e-cigarette, vape, pen, smoking, e-cig, nicotine
Last month’s affirmation of the FDA’s regulatory authority highlights the unique space in which e-cigarettes and vaping products operate.

On 10, December 2019, the United States Court of Appeals for the D.C. Circuit ruled in support of actions by the Food and Drug Administration (“FDA”) on the regulation and classification of electronic nicotine delivery system (“ENDS”) products like electronic cigarettes and vaping devices.

The case originally began in 2016 after FDA re-classified a number of products containing nicotine as tobacco products in the agency’s “Deeming Rule.” Finalized in May of 2016, the action extended FDA jurisdiction to all tobacco products, including electronic cigarettes, cigars, pipes, and hookahs (waterpipes). In response, e-cigarette manufacturer Nicopure Labs LLC filed a lawsuit, asking that the United States District Court for the District of Columbia reject FDA’s directive. In mid-June, 11 e-cigarette trade groups joined Nicopure’s action, each of whom had requested in an additional suit that the court enjoin FDA from enforcing the rule.

Claiming that the designation would restrict ENDS devices to more arduous constraints than traditional combustible cigarettes, the plaintiffs also alleged that the action surpassed the agency’s legal authority and even defied the First and Fifth Amendments.1 Primarily focusing on potential violations to the Administrative Procedure Act (“APA”), the complaint further asserts that FDA failed to account for adult consumers hoping for an alternative to conventional cigarettes.2

Despite the claims against FDA in Nicopure Labs LLC v. U.S. Food & Drug Administration, the D.C. Circuit’s decision found the arguments unsubstantial. Clearing FDA of any situational wrongdoing, the court unanimously stated that ENDS products were “indisputably highly addictive and pose health risks, especially to youth, that are not well understood.”3

Detailing the court’s judgment over forty-eight pages, the opinion written by Judge Cornelia Pillard addressed the alleged First Amendment violations, highlighting a lack of sound evidence on the safety of ENDS products by stating: “The First Amendment does not bar the FDA from preventing the sale of e-cigarettes as safer than existing tobacco products until their manufacturers have shown that they actually are safer as claimed.”4

The December decision marks one of the first e-cigarette or vaping product cases to be handled at the federal level, but will certainly not be the last. Over the last few months, countless state officials and major retailers like Walmart and Walgreens have made attempts to limit the sale of ENDS devices, focusing heavily on the role of flavored e-cigarettes and the trend’s popularity with youth and adolescents.5 Such products have found their way into the national spotlight amidst reports of vaporizer-related illnesses.6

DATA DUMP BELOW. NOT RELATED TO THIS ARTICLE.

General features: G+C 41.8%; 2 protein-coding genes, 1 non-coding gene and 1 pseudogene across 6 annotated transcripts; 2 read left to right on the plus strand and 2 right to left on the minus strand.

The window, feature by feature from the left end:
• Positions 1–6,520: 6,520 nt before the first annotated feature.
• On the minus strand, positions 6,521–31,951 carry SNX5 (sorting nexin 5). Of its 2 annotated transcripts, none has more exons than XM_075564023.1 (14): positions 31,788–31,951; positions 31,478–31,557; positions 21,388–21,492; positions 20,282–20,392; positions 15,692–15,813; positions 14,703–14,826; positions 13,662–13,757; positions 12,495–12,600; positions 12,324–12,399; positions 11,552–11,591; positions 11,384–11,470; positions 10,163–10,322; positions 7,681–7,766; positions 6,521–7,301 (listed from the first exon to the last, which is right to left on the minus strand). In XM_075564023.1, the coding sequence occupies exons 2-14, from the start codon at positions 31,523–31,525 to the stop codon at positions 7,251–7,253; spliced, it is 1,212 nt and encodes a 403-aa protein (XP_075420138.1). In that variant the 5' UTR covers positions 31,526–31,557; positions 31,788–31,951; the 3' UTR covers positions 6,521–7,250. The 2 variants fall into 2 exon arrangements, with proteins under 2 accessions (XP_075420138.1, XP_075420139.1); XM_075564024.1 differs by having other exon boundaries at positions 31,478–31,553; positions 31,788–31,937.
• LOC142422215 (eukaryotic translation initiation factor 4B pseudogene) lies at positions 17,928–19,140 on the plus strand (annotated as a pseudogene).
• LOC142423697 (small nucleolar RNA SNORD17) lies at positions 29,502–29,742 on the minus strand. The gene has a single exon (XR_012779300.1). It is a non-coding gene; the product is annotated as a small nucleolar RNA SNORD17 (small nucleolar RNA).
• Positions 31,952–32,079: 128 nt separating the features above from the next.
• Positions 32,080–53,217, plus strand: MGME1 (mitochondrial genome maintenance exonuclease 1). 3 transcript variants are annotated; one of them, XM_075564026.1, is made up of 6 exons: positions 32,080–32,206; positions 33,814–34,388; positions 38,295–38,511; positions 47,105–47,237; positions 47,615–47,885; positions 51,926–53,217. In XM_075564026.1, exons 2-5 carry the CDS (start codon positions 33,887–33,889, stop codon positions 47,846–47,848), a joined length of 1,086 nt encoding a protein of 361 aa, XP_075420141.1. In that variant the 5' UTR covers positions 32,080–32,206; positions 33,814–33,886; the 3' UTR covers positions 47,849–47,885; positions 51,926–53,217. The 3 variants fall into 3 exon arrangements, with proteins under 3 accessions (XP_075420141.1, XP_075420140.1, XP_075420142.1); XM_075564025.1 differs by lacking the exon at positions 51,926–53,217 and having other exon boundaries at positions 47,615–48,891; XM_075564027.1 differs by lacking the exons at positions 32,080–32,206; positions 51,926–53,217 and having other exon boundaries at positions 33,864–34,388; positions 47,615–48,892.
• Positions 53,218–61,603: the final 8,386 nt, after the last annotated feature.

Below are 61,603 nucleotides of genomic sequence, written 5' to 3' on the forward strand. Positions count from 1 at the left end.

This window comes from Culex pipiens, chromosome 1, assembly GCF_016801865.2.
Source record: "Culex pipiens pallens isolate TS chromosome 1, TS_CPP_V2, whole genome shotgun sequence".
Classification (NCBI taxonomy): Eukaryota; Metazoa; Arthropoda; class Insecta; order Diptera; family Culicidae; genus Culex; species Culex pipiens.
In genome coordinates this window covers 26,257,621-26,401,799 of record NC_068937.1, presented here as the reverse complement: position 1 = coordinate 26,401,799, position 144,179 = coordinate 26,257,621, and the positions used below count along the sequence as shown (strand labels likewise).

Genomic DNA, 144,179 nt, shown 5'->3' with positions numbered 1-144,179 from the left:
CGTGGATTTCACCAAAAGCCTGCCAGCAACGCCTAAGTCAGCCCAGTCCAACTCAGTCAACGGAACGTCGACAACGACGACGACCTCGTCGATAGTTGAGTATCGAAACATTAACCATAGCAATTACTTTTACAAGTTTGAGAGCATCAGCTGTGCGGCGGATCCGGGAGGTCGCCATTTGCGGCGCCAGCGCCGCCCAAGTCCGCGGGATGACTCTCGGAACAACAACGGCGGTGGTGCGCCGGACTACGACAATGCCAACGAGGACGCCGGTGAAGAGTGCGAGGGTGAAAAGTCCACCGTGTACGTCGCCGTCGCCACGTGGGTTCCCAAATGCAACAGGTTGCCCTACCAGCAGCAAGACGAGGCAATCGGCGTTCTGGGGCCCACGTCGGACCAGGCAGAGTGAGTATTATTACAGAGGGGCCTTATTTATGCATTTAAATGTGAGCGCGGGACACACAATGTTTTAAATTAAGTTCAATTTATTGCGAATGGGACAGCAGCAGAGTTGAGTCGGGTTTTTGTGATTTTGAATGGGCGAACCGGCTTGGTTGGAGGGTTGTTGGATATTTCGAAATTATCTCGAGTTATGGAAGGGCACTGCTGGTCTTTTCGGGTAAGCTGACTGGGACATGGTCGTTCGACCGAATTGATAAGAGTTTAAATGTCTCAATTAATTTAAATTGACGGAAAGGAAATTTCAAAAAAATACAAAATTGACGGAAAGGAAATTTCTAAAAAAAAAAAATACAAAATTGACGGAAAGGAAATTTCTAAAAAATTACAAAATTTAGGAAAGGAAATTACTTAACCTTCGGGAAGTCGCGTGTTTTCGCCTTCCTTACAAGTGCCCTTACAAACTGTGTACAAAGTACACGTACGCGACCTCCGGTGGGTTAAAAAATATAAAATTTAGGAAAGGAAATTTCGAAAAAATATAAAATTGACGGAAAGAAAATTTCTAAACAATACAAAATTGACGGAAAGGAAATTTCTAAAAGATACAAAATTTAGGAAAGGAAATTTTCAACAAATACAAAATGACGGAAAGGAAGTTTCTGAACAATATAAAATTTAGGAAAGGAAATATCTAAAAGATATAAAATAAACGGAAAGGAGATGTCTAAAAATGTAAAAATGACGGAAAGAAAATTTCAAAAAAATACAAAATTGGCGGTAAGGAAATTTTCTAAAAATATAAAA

With the increase in public scrutiny regarding the safety of e-cigarette and vaping devices, pressure has mounted on FDA to promulgate much-needed guidelines for the industry. Earlier this year, the agency was embroiled in a separate lawsuit regarding the controversial decision to delay e-cigarette filing regulations. In 2017, after taking office as head of the FDA, former Commissioner Scott Gottlieb delayed the Obama administration’s deadline for companies to file e-cigarette product applications with the FDA  until  2021 – or 2022 in some instances.7 A  subsequent court order issued last summer forced the agency to restrict filings to a 10-month deadline.8

We can only hope that the government and the citizens of this country wake up and recognize that the vaping industry is simply Big Tobacco in modern form with fresh optics. More importantly, we hope that the industry is employing the delaying and obfuscation tactics that were perfected by tobacco companies prior to the class actions of the 1990s.


  1. Public Health Law Center. “NicoPure Labs LLC v. U.S. Food & Drug Administration.” Public Health Law Center. Mitchell Hamline School of Law, 2019. https://www.publichealthlawcenter.org/content/nicopure-labs-llc-v-us-food-drug-administration
  2. Marimow, Ann. “FDA Can Regulate e-Cigarettes Just like Conventional Cigarettes, Appeals Court Says.” The Washington Post. WP Company, December 10, 2019. https://www.washingtonpost.com/local/legal-issues/fda-can-regulate-e-cigarettes-just-like-conventional-cigarettes-appeals-court-says/2019/12/10/e4c28836-cffc-11e9-b29b-a528dc82154a_story.html
  3. Marimow, Ann. “FDA Can Regulate e-Cigarettes Just like Conventional Cigarettes, Appeals Court Says.”
  4. Harris, Andrew, and Gerald Porter. “E-Cigarette Regulations Survive Industry’s Legal Challenge.” Yahoo! News. Bloomberg, December 10, 2019. https://news.yahoo.com/e-cigarette-regulations-survive-industry-154323411.html
  5. Satel, Sally. “The Vaping Overreaction.” The Atlantic. The Atlantic Monthly Group, October 23, 2019. https://www.theatlantic.com/ideas/archive/2019/10/danger-vaping-bans/600451/
  6. LaVito, Angelica. “CDC Says No Single Brand Is Likely Responsible for the Outbreak of Vaping Lung Disease.” CNBC. CNBC LLC, December 6, 2019. https://www.cnbc.com/2019/12/06/vaping-lung-disease-outbreak-likely-caused-by-multiple-brands-cdc-says.html
  7. Kirkham, Chris. “FDA under Fire for Years of Delays on e-Cigarette Regulation.” Reuters. Thomson Reuters, December 18, 2019. https://www.reuters.com/article/us-juul-ecigarettes-fda-sidebar/fda-under-fire-for-years-of-delays-on-e-cigarette-regulation-idUSKBN1YM1D2
  8. Reuters. “U.S. Federal Judge Orders FDA to Implement 10-Month Deadline for e-Cig Applications.” Reuters. Thomson Reuters, July 12, 2019. https://www.reuters.com/article/us-usa-vaping/u-s-federal-judge-orders-fda-to-implement-10-month-deadline-for-e-cig-applications-idUSKCN1U72GR

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